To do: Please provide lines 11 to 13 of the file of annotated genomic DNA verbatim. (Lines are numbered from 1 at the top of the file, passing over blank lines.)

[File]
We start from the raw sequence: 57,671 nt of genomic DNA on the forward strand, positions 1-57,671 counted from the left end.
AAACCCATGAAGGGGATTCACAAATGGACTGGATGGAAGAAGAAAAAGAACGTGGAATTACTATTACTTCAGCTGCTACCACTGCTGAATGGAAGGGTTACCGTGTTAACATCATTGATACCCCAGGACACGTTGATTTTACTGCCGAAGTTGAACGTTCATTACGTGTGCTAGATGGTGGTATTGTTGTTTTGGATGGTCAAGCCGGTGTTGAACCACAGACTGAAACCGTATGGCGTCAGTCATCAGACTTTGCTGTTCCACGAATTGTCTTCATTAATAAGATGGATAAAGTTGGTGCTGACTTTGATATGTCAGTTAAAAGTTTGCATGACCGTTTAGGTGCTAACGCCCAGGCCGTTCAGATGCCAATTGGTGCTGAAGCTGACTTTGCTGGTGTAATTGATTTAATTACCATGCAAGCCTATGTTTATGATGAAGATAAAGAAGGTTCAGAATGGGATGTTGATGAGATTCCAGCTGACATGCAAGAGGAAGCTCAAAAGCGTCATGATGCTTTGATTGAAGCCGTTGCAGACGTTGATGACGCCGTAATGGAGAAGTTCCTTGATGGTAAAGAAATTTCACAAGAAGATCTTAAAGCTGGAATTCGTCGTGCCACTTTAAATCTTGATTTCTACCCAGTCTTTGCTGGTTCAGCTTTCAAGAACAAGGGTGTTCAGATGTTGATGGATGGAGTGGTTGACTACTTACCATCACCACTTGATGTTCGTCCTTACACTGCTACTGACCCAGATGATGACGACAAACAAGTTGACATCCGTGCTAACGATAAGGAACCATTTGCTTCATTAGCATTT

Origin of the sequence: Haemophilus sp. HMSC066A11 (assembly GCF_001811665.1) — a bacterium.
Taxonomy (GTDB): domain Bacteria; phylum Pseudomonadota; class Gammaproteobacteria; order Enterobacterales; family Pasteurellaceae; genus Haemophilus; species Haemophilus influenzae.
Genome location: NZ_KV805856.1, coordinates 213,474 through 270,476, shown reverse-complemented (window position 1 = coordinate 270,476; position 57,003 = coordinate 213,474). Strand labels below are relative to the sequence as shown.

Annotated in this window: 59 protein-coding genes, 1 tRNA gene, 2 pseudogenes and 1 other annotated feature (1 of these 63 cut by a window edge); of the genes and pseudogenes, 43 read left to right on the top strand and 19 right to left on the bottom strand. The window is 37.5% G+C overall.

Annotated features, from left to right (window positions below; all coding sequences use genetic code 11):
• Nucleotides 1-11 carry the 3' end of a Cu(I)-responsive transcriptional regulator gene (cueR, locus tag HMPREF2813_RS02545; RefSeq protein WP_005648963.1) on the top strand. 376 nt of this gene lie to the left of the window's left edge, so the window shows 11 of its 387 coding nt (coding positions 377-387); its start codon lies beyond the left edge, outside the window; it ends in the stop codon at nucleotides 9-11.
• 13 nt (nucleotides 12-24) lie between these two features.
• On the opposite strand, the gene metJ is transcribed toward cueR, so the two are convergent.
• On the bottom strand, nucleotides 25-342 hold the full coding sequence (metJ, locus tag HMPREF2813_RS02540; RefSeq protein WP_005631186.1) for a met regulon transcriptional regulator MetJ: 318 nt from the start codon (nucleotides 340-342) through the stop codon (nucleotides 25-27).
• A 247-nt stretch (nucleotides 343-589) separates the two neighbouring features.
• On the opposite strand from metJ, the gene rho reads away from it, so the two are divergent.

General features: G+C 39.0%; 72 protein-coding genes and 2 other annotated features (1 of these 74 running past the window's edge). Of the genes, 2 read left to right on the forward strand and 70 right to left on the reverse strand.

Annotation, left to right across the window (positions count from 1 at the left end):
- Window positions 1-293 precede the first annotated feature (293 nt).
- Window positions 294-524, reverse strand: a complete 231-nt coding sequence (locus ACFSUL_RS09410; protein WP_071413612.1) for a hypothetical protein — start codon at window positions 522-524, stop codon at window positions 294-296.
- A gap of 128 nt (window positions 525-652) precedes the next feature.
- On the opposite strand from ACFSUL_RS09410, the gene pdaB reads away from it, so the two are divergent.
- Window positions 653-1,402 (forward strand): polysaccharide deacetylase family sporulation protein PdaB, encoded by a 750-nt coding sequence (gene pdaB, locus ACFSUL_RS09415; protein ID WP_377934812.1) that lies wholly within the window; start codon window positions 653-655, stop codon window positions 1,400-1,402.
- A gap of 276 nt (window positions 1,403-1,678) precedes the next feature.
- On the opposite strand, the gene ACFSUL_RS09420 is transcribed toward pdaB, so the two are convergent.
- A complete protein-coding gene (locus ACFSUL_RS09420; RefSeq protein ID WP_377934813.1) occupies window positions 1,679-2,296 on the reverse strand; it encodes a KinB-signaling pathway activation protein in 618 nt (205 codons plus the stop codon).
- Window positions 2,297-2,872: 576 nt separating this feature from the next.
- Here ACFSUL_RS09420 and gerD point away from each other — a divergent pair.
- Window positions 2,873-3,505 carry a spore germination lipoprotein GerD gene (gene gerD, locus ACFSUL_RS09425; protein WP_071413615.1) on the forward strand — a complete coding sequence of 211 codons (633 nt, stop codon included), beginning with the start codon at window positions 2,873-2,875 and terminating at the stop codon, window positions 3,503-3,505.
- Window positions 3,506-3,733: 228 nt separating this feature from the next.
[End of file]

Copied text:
• On the bottom strand, nucleotides 25-342 hold the full coding sequence (metJ, locus tag HMPREF2813_RS02540; RefSeq protein WP_005631186.1) for a met regulon transcriptional regulator MetJ: 318 nt from the start codon (nucleotides 340-342) through the stop codon (nucleotides 25-27).
• A 247-nt stretch (nucleotides 343-589) separates the two neighbouring features.
• On the opposite strand from metJ, the gene rho reads away from it, so the two are divergent.